Spy (15) | Close-Up Film Review

Dir. Paul Feig, US, 2015, 120 mins

Cast: Melissa McCarthy, Jason Statham, Jude Law, Rose Bryne

Review by Rayvenn Shaleigha D’Clark

When they read the initial premise for Paul Feig’s soon-to-be-released Spy, I am sure many within the audiences gave a resounding sigh to yet another semi-funny, largely formulaic espionage take on Bond. Well, safe to say, Feig has done it and done it very well creating a hilarious twist on the already saturated genre.

As you may already be aware, Spy is the story of McCarthy’s unassuming analyst Susan Cooper who volunteers to infiltrate the world’s most deadly arms dealer in a bid to recompense for the death of the agency’s most prolific agent Bradley Fine (Law).

One thing remains very clear in the aftermath of watching Spy for the first time, which is how much is not given away by the film’s trailer. It seems that Feig took the genre and added to it a couple of comedy heavyweights and a tight screenplay to match, as the Feig-McCarthy partnership has finally found its feet. Spy boasts an all star cast which includes Bridesmaids’ Melissa McCarthy as IT analyst/rookie agent Susan Cooper, the versatile Rose Bryne as the Russian arms dealer Rayna Boyanov, Brit beauty Jude Law as Triple-Agent Bradley Fine, Miranda Hart as Cooper’s best friend and fellow analyst Nancy, Bobby Cannavale as Boyanov’s partner in crime De Luca, Alison Janney as the high-ranking CIA director Elaine Cooper, Peter Serafinowicz as the illustrious Italian lothario Aldo and British action powerhouse Jason Statham as Agent Rick Ford, the endlessly angry and out-to-prove-a-point-and-save-the-day rogue CIA agent.

The most enduring thing about Feig’s Spy is that it is not afraid to have some fun. With a number of gags that include an argument about whether or not the Face-Off (Woo, 1997) machine actually exists, the unexpected use of the phrase ‘Thunder Cu*t’, to the ongoing hair/wig joke about both McCarthy’s and Byrne’s characters, or a rather unsavory comparison between McCarthy’s Cooper to very ugly old Russian women, complete with picture, the jokes may be simple, somewhat juvenile, but they are effective.

Perhaps the best part of Spy is the roles inhabited by Jason Statham and Peter Serafinowicz who most definitely steal the show. Statham’s intense Rick Ford manifests on screen as an arrogant, foolhardy and quintessentially angry Englishman character type who suffers more than his fair share of mishaps as he alone attempts to close the mission, singlehandedly transforming Spy into a 4-star worthy film. Similarly, Serafinowicz’s Aldo lecherous tendencies towards McCarthy’s Cooper really add to the overall lighthearted, but-close-to-the-bone feel of the film as his continual creepiness continues to entertain.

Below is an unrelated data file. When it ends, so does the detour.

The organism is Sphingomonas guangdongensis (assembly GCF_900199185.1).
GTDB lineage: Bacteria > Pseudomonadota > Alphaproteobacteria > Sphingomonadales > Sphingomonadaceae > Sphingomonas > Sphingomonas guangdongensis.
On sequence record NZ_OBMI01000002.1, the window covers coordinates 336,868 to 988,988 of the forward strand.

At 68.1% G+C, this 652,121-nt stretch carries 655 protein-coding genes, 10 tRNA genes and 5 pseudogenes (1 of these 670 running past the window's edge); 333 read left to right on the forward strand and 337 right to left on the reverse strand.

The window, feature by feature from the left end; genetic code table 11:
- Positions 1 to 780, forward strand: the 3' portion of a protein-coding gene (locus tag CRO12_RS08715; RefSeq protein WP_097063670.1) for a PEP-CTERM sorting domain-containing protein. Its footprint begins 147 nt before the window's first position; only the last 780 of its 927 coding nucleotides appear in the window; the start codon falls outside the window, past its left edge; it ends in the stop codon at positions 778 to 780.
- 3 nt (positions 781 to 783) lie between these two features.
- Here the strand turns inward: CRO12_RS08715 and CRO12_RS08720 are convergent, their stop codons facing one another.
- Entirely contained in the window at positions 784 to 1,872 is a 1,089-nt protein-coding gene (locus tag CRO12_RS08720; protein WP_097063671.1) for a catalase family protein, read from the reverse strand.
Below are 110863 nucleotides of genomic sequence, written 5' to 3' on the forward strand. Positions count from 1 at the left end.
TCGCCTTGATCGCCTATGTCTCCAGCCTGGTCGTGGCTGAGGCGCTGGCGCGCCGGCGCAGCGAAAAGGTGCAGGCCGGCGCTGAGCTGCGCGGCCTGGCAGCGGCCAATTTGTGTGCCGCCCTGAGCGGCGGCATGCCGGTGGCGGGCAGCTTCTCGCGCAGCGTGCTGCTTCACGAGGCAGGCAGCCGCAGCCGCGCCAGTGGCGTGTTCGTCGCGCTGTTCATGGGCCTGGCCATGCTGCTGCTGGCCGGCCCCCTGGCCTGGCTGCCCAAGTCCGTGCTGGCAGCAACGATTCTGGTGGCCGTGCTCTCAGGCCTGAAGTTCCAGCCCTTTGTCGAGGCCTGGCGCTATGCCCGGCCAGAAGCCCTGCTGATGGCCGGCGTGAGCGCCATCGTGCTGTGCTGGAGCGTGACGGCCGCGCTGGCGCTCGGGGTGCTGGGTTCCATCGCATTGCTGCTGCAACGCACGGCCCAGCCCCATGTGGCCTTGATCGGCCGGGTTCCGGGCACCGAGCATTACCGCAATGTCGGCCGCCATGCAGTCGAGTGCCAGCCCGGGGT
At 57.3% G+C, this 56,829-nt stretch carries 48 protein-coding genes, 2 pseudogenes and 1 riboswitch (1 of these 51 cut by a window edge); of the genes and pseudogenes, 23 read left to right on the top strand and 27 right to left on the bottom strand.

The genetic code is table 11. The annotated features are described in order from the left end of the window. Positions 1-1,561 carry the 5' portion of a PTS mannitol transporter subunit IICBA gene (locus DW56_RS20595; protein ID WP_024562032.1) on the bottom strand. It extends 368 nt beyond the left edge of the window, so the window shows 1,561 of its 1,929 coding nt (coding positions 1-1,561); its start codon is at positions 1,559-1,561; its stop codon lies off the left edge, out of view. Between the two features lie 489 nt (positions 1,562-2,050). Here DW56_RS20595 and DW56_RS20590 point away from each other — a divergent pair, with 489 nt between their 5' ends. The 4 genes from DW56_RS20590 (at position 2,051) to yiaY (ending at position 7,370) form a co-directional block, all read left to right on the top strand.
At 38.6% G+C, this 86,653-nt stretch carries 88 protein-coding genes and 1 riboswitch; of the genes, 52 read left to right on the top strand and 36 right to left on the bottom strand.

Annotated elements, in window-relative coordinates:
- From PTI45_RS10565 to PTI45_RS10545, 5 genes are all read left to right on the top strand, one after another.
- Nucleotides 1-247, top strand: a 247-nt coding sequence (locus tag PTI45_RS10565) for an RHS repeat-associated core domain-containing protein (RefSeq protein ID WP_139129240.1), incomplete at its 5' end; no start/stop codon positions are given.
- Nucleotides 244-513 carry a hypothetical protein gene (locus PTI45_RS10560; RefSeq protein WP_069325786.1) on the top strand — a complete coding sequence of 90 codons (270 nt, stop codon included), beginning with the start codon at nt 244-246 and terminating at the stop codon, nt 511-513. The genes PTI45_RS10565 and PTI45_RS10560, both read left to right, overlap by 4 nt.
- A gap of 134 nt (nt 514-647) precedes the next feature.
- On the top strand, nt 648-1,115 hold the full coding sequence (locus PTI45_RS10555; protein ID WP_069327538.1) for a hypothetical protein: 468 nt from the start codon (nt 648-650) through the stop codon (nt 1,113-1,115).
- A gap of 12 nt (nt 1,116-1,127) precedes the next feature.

Spy jumps from Paris to Rome to Budapest, and McCarthy changes from Cooper to Carol Jenkins to Carry Morgan in what can only be described as a series of unfortunate personas. As expected the film revolves around the endless number of setbacks suffered by McCarthy’s Cooper in her first ‘track-and-report’ mission, such as her (literal) vomit-inducing first kill. Inevitably there will be comparisons to her similar role as the foul-mouthed, hot-tempered Det. Shannon Mullins in Feig’s 2013 The Heat, and perhaps this is the only instance in which you could argue Feig failed to expand upon an already-visited archetype.

Where Feig really shows off his directorial/screenplay-writing skills is in the pace of the film’s quick-fire gags bolstering the comedic tempo throughout, with the gags all containing their own singular comic value. But do not be fooled into believing that comedy is the only mainstay of Feig’s Spy. The film also features a visually impressive airplane sequence and an equally-skilled fight scene involving a death-defying frying pan and a Kingsman-esque slow-motion stabbing scene, all of which is achieved in 6-inch heels.

As Spy turns full circle its predictability becomes ever-present, but this does little to detract from what Feig has already achieved throughout the film. As once again Statham’s Ford continues his fumbling attempt to take ahold of the mission, Spy ticks off the Mission Impossible-esque hanging from an airplane from its list of go-to scenarios as the films beings to conclude.

The winning scene in Spy is perhaps the one in which Ford reels off a number of his amazing, if not wholly-unrealistic achievements from his extensive career as a rogue CIA agent; the film later on chooses to revisit the joke in a scene, which for now will be described as the ‘suit gag’ scene. Spy does not disappoint.

Note to viewers: watch out for the 50 Cent cameo, Kanye West joke and a 30 second sequence that features Statham with hair!